Lehman Brothers Collapse: A Lesson in Conflicts of Interest

| About: Lehman Bros (LEHMQ)

The collapse of Lehman Brothers (OTC:LEHMQ) in September 2008 was a watershed, and in its wake, our financial system was thrown headlong into a tailspin. Lehman’s stock tanked, and so did market sentiment. The Lehman Brothers failure was the largest bankruptcy in U.S. history; and the examiner’s report filed this month sheds light on the circumstances of that historic failure, and may pave the way for legal claims against the firm’s former executives and auditors.

Lehman Brothers Holdings

Source: Yahoo Finance

The document detailing the demise of Lehman Brothers runs 2,200 pages. That’s 2,200 pages of allegations of deceptive accounting practices and off-balance-sheet maneuvers. But more than that, it is a 2,200 page story of how investors end up on the losing side of a conflict of interest, and how corporate malfeasance leads to ruin.

At the heart of the examiner’s report is Lehman Brothers' use of off-balance-sheet transactions to adjust their financial statements (these accelerated in the months leading up to the collapse). The firm employed repurchase agreements referred to as "Repo 105"; a repurchase agreement is basically a secured loan, and is a common way for investment banks to get short term financing. In a repo, a firm will transfer assets to a separate party in exchange for cash, agreeing to repurchase the asset at a later date. Normally, this transaction would reflect an increase in both assets and liabilities on a firm’s balance sheet. But Lehman Brothers found a way around that.

"Repo 105" got its name because Lehman Brothers would transfer assets that were worth 105% of the cash they received. Because of that, accounting rules allowed the firm to treat the transaction as a sale, even though it wasn’t. What does this mean? It means that Lehman Brothers still had to repurchase the assets, but that was not reflected on their balance sheet. Instead, the balance sheet showed that the assets were sold, and the firm then used the cash to pay down other liabilities. The result: Lehman Brothers looked healthier than it really was... it looked like it had much less debt.

In the third quarter of 2008, just before the collapse, Lehman moved $50 billion off their balance sheet using "Repo 105" (according to the examiner’s report).

While Lehman Brothers worked behind closed doors to create the image of a strong balance sheet, some people inside those doors saw the writing on the wall. According to the report, company emails show that some staff members began to question the firm’s actions. Who didn’t ask questions? The firm’s auditors, Ernst & Young. As a spokesman said, "Our opinions indicated that Lehman’s financial statements for that year were fairly presented". The failure to challenge those statements may result in malpractice claims against the auditor, according to the bankruptcy examiner. But Ernst & Young was not alone in their apparent complicity. Several brokerage firms might find themselves facing claims. There’s more: ratings agencies didn’t downgrade Lehman; the firm faced bankruptcy with its investment grade rating intact. Why? According to Moody’s (NYSE:MCO), it was assumed that the firm would be rescued by the government (given that Bear Stearns had been bailed out earlier in the year). Well…hindsight is always 20/20, as they say.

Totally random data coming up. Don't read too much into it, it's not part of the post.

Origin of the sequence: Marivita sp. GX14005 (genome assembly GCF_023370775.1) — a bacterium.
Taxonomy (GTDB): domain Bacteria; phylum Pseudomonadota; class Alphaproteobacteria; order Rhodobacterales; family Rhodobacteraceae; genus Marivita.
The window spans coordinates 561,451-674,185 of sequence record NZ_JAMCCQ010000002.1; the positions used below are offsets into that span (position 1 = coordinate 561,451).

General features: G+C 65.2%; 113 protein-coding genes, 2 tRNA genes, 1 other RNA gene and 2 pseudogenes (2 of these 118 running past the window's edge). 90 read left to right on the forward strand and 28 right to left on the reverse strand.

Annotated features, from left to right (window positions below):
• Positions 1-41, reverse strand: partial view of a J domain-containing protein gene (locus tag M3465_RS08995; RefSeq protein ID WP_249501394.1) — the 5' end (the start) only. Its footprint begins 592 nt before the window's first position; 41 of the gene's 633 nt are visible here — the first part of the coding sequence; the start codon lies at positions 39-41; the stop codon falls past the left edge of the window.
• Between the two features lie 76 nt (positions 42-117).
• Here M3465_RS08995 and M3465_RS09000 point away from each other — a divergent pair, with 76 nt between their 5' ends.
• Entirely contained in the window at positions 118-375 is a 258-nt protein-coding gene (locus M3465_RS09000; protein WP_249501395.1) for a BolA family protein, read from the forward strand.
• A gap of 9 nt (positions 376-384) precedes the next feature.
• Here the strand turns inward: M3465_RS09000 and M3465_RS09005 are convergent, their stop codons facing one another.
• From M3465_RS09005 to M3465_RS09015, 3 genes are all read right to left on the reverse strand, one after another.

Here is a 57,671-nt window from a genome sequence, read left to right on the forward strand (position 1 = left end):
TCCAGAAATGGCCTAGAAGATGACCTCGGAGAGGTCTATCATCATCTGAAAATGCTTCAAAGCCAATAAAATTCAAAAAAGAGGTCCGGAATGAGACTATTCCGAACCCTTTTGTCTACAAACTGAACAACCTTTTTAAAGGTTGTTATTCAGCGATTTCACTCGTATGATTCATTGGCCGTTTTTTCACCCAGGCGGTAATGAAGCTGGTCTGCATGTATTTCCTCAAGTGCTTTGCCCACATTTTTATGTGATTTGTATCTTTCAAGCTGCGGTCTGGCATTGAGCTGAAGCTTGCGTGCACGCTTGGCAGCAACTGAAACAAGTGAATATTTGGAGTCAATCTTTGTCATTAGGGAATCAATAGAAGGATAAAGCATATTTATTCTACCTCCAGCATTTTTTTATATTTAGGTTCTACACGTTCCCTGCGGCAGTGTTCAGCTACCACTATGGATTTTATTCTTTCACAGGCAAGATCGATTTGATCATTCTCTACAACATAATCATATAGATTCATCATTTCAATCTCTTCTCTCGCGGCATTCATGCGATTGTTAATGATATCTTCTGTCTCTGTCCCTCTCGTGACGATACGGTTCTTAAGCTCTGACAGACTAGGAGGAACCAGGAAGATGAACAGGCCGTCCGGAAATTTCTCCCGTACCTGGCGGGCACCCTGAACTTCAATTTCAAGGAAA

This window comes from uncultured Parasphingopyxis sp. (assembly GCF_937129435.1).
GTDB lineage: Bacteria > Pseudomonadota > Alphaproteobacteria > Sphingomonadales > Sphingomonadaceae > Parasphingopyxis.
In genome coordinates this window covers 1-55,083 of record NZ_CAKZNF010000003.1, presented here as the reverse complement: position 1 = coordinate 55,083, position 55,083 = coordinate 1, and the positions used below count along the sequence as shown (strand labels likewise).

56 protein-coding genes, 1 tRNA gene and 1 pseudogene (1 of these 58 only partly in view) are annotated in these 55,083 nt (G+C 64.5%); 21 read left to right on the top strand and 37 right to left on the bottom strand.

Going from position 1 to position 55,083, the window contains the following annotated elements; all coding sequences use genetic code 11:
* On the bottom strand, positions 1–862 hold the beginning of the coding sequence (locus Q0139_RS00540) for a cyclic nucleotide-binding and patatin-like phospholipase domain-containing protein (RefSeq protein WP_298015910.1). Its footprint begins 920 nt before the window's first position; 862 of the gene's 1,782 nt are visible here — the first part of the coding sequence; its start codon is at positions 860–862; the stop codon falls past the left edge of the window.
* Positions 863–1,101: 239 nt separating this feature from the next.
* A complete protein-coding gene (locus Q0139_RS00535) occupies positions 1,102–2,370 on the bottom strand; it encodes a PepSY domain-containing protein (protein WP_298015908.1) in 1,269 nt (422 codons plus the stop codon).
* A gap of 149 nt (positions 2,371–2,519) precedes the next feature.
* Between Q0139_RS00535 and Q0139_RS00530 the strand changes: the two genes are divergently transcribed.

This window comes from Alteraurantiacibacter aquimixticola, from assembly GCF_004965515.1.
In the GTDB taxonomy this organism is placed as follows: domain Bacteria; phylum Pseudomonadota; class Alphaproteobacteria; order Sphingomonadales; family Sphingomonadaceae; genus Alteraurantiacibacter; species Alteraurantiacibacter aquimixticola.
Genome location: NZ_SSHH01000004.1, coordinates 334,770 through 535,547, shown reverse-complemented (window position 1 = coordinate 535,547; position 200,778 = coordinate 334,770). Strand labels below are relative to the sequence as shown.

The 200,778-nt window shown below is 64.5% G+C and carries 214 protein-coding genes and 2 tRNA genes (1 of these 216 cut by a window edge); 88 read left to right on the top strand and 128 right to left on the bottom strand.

While the bankruptcy examiner’s report does not contain any language suggesting that the conduct of Lehman Brothers management was criminal, it was certainly negligent. While their use of "Repo 105" to manipulate the balance sheet wasn’t illegal, it was certainly misleading. The bottom line: that is neither here nor there to investors who lost their money. And when something like the Lehman Brothers collapse happens, the lesson isn’t just about money lost. It’s about confidence destroyed.

Even as Lehman Brothers was spiraling out of control and headed for bankruptcy, investors were being sold "structured products" that they thought were sound but wound up a loss. In the weeks (even days) before the collapse, brokers continued to sell securities offered by Lehman Brothers (principle protected notes), and investors were led to believe they were guaranteed, that the principle value could not decline. What these investors learned was that a guarantee is only as solid as the company that makes it.

How could this happen to an investor? When a brokerage firm has a product to sell, the brokers working for that firm will sell that product, even if it is not in the best interest of the investor. Why? Because that investment carries a commission. And what happens when that risky investment turns out to be a mistake? Nothing. It is a broker’s job to sell investments, not to monitor the product’s performance.

The lesson: don’t count on government regulators, rating agencies, or even your broker to make sure that your best interests are met. This is how the story of Lehman Brothers ends: investors found themselves counting their losses because they were on the losing side of a conflict of interest.

Disclosure: No positions